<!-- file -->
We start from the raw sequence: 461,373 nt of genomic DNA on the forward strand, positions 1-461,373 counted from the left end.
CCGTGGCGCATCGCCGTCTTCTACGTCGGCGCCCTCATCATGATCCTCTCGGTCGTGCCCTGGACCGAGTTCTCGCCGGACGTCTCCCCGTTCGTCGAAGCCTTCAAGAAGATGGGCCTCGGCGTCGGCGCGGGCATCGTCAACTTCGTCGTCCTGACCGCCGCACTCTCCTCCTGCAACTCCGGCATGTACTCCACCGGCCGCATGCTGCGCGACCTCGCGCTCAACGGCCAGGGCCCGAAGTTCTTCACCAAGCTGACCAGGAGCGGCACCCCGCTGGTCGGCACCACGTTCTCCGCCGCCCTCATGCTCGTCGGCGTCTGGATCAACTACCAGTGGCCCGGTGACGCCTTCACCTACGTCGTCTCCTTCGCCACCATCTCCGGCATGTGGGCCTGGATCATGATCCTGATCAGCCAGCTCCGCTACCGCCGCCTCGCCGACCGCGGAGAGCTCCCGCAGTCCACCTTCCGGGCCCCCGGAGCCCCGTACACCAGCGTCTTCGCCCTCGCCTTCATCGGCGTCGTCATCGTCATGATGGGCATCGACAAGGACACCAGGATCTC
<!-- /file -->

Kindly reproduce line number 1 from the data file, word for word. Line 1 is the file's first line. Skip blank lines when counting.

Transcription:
We start from the raw sequence: 461,373 nt of genomic DNA on the forward strand, positions 1-461,373 counted from the left end.